"Interstellar," a 2014 science fiction film directed by Christopher Nolan, presents a captivating vision of humanity's future among the stars. The movie combines elements of adventure, drama, and science fiction to offer a plausible scenario where Earth's environment becomes uninhabitable, necessitating a search for other habitable planets. A major strength of the film lies in its effort to incorporate real scientific principles, made possible in part by the involvement of physicist Kip Thorne, a Nobel laureate known for his work in general relativity. Despite its ambition, how accurate is "Interstellar" from a scientific perspective?

Starting with the good, "Interstellar" pays considerable attention to the theory of general relativity. The concept of gravitational time dilation is accurately represented during the scenes involving the water planet, Miller's planet, which orbits closely around the black hole Gargantua. Time dilation occurs because of the immense gravitational pull of the black hole. The characters find that time moves much slower on Miller's planet compared to Earth, which is a real effect predicted by Einstein's theory of general relativity.

The representation of the black hole, Gargantua, itself is also notably accurate. Kip Thorne used the equations from general relativity to simulate how a black hole would look, and the results were so novel that they led to scientific papers. Unlike the often-simplistic depictions of black holes as mere dark voids, "Interstellar" portrays the warped accretion disk and the gravitational lensing effect, where the light bends around the massive object, creating an eerie halo.

The film also tries to incorporate the concept of wormholes in a fairly plausible way. In "Interstellar," a wormhole is placed near Saturn, serving as a shortcut to faraway galaxies. While we have never observed a wormhole, they are theoretically possible constructs. The way the wormhole is visualized in the movie — as a sphere rather than a hole — is in line with current scientific understanding.

Now, for the less accurate aspects. The concept of the "tesseract" near the end of the film, where Cooper interacts with the past through a higher-dimensional space, is more speculative. While the theory of higher dimensions is a topic of discussion in theoretical physics, especially in string theory, the way it is represented in the film takes considerable creative liberties.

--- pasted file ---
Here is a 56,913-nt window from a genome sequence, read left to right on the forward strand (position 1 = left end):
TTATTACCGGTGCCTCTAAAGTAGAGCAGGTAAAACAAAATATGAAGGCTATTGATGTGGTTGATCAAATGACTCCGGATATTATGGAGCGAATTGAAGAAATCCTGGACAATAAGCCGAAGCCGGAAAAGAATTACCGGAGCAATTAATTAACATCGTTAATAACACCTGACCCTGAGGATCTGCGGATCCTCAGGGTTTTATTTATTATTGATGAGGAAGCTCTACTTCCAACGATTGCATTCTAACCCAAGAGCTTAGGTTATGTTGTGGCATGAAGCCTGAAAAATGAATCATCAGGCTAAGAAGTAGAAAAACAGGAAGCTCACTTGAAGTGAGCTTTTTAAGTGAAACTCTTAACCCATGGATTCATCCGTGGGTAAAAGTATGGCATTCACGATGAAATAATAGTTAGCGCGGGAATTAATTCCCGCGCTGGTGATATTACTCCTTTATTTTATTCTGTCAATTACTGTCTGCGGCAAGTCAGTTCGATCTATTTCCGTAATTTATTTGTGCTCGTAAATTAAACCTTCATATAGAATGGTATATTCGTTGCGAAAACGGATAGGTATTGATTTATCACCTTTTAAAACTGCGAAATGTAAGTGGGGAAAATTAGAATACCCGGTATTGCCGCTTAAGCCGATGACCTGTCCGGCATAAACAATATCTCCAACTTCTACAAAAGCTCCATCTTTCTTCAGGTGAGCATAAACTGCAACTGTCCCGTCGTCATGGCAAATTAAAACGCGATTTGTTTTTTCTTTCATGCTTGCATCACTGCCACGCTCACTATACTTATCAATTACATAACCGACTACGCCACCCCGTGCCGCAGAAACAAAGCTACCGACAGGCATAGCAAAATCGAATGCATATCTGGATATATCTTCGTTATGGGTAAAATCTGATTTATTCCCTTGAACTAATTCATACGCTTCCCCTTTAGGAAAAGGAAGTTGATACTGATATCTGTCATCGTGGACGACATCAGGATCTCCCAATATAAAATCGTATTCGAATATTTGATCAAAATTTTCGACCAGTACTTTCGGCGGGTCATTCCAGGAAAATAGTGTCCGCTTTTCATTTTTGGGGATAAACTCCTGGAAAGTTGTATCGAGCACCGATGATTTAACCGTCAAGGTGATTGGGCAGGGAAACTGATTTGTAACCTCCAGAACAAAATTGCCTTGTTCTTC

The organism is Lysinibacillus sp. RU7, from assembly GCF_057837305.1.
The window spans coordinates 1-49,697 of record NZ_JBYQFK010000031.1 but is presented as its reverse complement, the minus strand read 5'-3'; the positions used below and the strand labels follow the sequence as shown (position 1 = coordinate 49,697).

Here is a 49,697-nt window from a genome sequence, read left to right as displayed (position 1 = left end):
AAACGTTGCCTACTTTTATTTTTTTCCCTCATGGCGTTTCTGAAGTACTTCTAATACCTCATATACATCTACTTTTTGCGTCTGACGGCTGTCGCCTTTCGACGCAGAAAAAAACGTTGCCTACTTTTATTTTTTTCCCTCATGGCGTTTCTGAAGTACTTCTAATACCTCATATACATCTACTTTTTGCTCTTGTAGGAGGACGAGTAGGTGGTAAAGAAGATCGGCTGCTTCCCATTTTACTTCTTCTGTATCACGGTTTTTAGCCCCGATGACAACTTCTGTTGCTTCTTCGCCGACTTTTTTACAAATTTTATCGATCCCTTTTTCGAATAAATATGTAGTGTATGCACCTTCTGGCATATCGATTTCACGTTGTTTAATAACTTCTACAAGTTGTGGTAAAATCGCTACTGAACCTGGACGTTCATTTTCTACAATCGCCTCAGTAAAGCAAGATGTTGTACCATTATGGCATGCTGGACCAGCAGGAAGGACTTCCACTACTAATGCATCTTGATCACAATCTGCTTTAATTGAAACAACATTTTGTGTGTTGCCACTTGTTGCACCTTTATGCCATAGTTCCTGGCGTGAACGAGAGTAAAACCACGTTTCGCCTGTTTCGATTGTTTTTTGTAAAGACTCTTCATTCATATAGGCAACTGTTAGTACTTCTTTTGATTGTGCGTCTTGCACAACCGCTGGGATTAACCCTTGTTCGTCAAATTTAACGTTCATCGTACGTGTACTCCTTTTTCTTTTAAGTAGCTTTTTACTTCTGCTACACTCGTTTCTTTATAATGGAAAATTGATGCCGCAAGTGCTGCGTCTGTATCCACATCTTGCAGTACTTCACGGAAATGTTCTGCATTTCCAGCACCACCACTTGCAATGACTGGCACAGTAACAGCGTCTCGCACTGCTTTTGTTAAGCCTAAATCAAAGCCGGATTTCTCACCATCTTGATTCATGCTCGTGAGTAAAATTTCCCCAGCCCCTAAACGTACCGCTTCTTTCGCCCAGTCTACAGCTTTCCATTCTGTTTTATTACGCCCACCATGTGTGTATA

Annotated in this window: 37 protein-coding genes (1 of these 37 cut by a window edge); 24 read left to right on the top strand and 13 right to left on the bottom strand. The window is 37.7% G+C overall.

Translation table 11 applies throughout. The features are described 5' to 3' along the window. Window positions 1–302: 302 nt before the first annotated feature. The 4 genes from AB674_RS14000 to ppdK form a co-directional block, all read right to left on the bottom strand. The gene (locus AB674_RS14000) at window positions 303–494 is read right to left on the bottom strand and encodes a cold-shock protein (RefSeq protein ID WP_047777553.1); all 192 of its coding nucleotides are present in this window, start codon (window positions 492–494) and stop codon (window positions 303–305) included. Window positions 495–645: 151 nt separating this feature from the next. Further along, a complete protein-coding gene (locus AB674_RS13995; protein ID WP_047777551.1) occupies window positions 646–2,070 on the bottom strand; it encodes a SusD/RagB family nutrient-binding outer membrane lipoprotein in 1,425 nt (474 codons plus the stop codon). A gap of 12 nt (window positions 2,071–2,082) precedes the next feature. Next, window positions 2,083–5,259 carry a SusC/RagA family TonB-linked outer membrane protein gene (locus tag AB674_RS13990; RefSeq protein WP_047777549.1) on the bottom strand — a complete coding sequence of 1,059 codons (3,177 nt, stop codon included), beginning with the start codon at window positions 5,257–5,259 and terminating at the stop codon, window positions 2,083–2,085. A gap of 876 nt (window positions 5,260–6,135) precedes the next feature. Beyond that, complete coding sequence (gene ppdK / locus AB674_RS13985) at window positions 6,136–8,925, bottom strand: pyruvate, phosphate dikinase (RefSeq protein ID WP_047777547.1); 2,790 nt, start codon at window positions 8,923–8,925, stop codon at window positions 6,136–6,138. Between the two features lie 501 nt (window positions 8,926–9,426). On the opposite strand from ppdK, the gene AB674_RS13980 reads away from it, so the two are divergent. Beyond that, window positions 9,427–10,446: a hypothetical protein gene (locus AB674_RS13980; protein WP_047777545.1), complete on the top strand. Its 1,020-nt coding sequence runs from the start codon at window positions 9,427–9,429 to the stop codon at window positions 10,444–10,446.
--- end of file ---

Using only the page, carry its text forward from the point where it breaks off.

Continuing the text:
Additionally, the idea of a habitable planet so close to a black hole raises some questions. Such a planet would be subjected to intense radiation from the accretion disk of the black hole, which would likely sterilize the surface and make it uninhabitable. The film somewhat glosses over the dangers of radiation, not only near the black hole but also during space travel, where cosmic radiation poses a significant risk.

The portrayal of the endurance of human life on the spacecraft also raises questions. The movie doesn't deeply delve into the issues of closed-loop life support systems that would be essential for long-term space travel. Challenges related to food, waste recycling, psychological health, and other issues related to living in confined spaces for an extended period are somewhat simplified.

Another aspect that raises eyebrows is the "Plan B," which involves populating a new world using embryos. While this idea is theoretically possible, the complexity of raising human beings from embryos to adults without any existing social infrastructure or adult supervision is highly questionable and far from straightforward.

Lastly, the "blight" affecting Earth's plants in the movie is described as consuming nitrogen, but this is a bit of a scientific faux pas. Most plants on Earth don't consume nitrogen directly from the atmosphere; they rely on a form that is "fixed" through biological or industrial processes.

In summary, "Interstellar" makes a commendable effort to adhere to scientific principles, providing one of the most visually accurate renditions of black holes and relativity to date. However, as with any work of fiction, it takes liberties in areas that are more speculative or would be challenging to depict realistically. Overall, the movie serves as an engaging bridge between scientific possibility and speculative fiction, encouraging viewers to ponder the complexities and wonders of our universe.

Roger Sarkis
Tagged: astronomy space